The association to brandish before public opinion was not that of simple "popery", but of the combination of popery and "tyranny". James was not feared because he was Catholic, but because Catholicism implied French- or Spanish-styled absolutism. Louis had chased the remaining Protestants from France at the 1685 Edict of Fontainebleau, repealing Henri IV' Toleration Edict of Nantes (1598), ending the (ferocious) French Wars of Religion. To Louis XIV, homogenisation of his political power went hand in hand with that of religious power. Religion legitimated the monarchy (see Bossuet's writings on absolute monarchy) and tied the subjects together (Latin: re-ligare). There could be no dissidence on this terrain. Doesn't this remind us of the British monarchy, where religious dissenters left England to settle in the colonies ?
Which brings us to another point: James not only lent on Catholics, but on Protestant "dissenters" as well. When Henri VIII split of the English Church from the Roman Catholic church, he copied most of the liturgy or hierarchy and seized the ecclesiastical estates, as well as the power to appoint bishops. In other words: in Britain as well, religion served to support the central power in the country. To dissent with the monarch's religion, is to dissent with his legitimacy. Louis XIV acted in the same line of thought, as he repeatedly clashed with the pope. Louis' doctrine of Gallicanism was both intolerant within France (with the exception of the conquered city of Strasbourg) and independent from Rome on the external plan.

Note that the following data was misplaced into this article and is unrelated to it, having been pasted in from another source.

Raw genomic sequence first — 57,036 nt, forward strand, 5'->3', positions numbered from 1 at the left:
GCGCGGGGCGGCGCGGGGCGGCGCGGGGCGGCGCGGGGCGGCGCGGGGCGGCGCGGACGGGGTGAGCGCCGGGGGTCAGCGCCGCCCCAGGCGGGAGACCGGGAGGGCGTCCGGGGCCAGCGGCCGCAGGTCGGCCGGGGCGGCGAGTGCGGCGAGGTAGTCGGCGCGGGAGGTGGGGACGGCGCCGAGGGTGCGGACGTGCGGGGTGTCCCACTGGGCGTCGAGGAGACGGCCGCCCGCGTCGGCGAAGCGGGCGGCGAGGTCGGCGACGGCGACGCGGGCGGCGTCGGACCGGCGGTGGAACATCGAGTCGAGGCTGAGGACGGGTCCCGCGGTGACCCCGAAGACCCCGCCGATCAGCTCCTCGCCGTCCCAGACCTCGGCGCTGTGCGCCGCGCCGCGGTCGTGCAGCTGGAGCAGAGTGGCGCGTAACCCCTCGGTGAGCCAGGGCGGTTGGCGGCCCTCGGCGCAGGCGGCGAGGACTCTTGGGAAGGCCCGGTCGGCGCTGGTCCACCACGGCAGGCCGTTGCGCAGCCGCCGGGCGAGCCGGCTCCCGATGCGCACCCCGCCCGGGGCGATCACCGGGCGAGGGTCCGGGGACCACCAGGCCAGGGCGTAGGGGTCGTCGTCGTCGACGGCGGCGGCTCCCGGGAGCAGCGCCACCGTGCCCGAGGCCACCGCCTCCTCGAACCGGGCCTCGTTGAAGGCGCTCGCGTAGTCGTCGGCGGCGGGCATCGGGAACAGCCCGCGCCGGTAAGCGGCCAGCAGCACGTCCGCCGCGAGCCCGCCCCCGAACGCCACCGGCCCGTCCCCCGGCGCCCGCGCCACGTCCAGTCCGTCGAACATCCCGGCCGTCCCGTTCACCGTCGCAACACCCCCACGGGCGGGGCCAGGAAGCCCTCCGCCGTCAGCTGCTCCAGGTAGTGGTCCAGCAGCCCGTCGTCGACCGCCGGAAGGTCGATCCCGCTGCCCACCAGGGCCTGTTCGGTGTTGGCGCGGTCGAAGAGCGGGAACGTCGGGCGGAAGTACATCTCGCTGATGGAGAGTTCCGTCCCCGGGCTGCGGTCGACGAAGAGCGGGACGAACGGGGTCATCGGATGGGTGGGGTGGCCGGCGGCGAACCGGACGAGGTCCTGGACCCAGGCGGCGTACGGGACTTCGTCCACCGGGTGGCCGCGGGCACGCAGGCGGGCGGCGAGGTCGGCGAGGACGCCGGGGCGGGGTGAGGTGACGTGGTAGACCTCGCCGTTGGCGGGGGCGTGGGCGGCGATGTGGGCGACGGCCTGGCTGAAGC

Hare emphasised the same idea: in his 1711 Sermon after the fall of the French fortress Bouchain, he emphasized that Britain could not conclude a peace until it was in complete safety from France. Again: James = Catholic = Tyrant = Danger is a more appropriate path of reasoning than James = Catholic = Danger. Hare wanted to fight on, basing himself on Thomas Hobbes' ideas that contracts between states (who live in a permanent and irresolvable state of nature, cf. homo homini lupus) are precarious and depend of the power difference between contracting parties.
Alternative "legal languages", such as that of the by then outdated christian bellum iustum, were useless to convince public opinion. You could start a war with it, but not end it. The 1701 Grand Alliance wanted to procure Charles of Habsburg a aequa et rationi conveniens satisfactio, or: his fair share in the Spanish inheritance. Just as Britain and the States-General wanted to obtain their fair share in the Spanish trade, or a Barrier in Belgium against French aggression. Which in turn went back to the Balance, and not to the punishment for an infraction against international law. If Louis XIV would have rejected the testament apportioning the whole monarchy to his grandson Philip of Orléans, Leopold I of Austria would have seized all he could, resulting in an equally vexing situation. In reality, there was no international law for this kind of successions: parties had to settle for a treaty, bypassing internal norms (which, like religious arguments, would endlessly prolong the struggle).
(art. II, Treaty of the Grand Alliance between Emperor Leopold I, King William III and the States-General, The Hague, 7 September 1701)"Sacra sua Caesarea Majestas, Sacra Regio majestas Magnae Britanniae & Domini Ordines Generales, cum nulla res ipsis magis cordi fit, quam pax & tranquillitas generalis totius Europae, judicaverunt ad eam stabiliendam nihil efficacius futurum, quam procurando Caesareae suae Majestati ratione praetentionis suae in Successionem Hispanicam satisfactionem aequam & rationi convenientem"